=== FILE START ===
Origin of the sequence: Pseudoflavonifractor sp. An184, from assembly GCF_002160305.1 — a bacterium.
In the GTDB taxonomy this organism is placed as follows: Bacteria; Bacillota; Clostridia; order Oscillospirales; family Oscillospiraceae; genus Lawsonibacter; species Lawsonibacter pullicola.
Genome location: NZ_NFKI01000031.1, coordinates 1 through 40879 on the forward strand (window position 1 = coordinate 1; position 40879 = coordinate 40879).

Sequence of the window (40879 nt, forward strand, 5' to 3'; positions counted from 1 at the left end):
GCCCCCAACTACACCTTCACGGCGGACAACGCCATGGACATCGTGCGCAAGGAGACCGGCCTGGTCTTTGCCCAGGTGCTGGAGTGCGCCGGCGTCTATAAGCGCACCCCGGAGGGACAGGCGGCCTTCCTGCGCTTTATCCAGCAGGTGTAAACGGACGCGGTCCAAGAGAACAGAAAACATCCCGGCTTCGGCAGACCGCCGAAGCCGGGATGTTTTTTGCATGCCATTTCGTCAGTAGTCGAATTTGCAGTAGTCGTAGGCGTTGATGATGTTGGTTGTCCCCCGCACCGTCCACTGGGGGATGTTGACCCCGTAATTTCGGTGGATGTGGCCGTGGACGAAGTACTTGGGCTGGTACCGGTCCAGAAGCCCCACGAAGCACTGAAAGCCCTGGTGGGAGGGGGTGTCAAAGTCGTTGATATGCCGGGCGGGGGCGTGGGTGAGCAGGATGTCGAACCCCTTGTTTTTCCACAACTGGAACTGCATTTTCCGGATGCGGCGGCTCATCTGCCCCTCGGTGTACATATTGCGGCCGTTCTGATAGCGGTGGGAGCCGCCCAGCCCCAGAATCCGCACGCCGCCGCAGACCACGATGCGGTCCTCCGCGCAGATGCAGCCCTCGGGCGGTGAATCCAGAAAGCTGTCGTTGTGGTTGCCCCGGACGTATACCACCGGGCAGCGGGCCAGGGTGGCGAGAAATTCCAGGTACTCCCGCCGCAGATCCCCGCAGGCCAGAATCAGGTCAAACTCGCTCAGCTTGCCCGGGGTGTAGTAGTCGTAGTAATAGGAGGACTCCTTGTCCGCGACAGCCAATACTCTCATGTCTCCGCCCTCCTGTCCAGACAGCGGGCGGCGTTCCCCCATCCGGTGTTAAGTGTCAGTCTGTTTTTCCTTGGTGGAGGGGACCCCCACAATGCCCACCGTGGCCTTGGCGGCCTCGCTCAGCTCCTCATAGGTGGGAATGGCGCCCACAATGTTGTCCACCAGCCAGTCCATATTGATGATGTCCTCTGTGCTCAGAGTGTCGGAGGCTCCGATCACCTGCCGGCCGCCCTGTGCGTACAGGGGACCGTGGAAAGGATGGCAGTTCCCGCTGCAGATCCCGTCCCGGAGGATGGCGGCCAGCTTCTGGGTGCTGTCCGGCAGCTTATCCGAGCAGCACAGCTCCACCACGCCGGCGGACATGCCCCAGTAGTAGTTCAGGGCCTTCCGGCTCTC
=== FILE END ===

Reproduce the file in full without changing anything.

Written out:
Origin of the sequence: Pseudoflavonifractor sp. An184, from assembly GCF_002160305.1 — a bacterium.
In the GTDB taxonomy this organism is placed as follows: Bacteria; Bacillota; Clostridia; order Oscillospirales; family Oscillospiraceae; genus Lawsonibacter; species Lawsonibacter pullicola.
Genome location: NZ_NFKI01000031.1, coordinates 1 through 40879 on the forward strand (window position 1 = coordinate 1; position 40879 = coordinate 40879).

Sequence of the window (40879 nt, forward strand, 5' to 3'; positions counted from 1 at the left end):
GCCCCCAACTACACCTTCACGGCGGACAACGCCATGGACATCGTGCGCAAGGAGACCGGCCTGGTCTTTGCCCAGGTGCTGGAGTGCGCCGGCGTCTATAAGCGCACCCCGGAGGGACAGGCGGCCTTCCTGCGCTTTATCCAGCAGGTGTAAACGGACGCGGTCCAAGAGAACAGAAAACATCCCGGCTTCGGCAGACCGCCGAAGCCGGGATGTTTTTTGCATGCCATTTCGTCAGTAGTCGAATTTGCAGTAGTCGTAGGCGTTGATGATGTTGGTTGTCCCCCGCACCGTCCACTGGGGGATGTTGACCCCGTAATTTCGGTGGATGTGGCCGTGGACGAAGTACTTGGGCTGGTACCGGTCCAGAAGCCCCACGAAGCACTGAAAGCCCTGGTGGGAGGGGGTGTCAAAGTCGTTGATATGCCGGGCGGGGGCGTGGGTGAGCAGGATGTCGAACCCCTTGTTTTTCCACAACTGGAACTGCATTTTCCGGATGCGGCGGCTCATCTGCCCCTCGGTGTACATATTGCGGCCGTTCTGATAGCGGTGGGAGCCGCCCAGCCCCAGAATCCGCACGCCGCCGCAGACCACGATGCGGTCCTCCGCGCAGATGCAGCCCTCGGGCGGTGAATCCAGAAAGCTGTCGTTGTGGTTGCCCCGGACGTATACCACCGGGCAGCGGGCCAGGGTGGCGAGAAATTCCAGGTACTCCCGCCGCAGATCCCCGCAGGCCAGAATCAGGTCAAACTCGCTCAGCTTGCCCGGGGTGTAGTAGTCGTAGTAATAGGAGGACTCCTTGTCCGCGACAGCCAATACTCTCATGTCTCCGCCCTCCTGTCCAGACAGCGGGCGGCGTTCCCCCATCCGGTGTTAAGTGTCAGTCTGTTTTTCCTTGGTGGAGGGGACCCCCACAATGCCCACCGTGGCCTTGGCGGCCTCGCTCAGCTCCTCATAGGTGGGAATGGCGCCCACAATGTTGTCCACCAGCCAGTCCATATTGATGATGTCCTCTGTGCTCAGAGTGTCGGAGGCTCCGATCACCTGCCGGCCGCCCTGTGCGTACAGGGGACCGTGGAAAGGATGGCAGTTCCCGCTGCAGATCCCGTCCCGGAGGATGGCGGCCAGCTTCTGGGTGCTGTCCGGCAGCTTATCCGAGCAGCACAGCTCCACCACGCCGGCGGACATGCCCCAGTAGTAGTTCAGGGCCTTCCGGCTCTC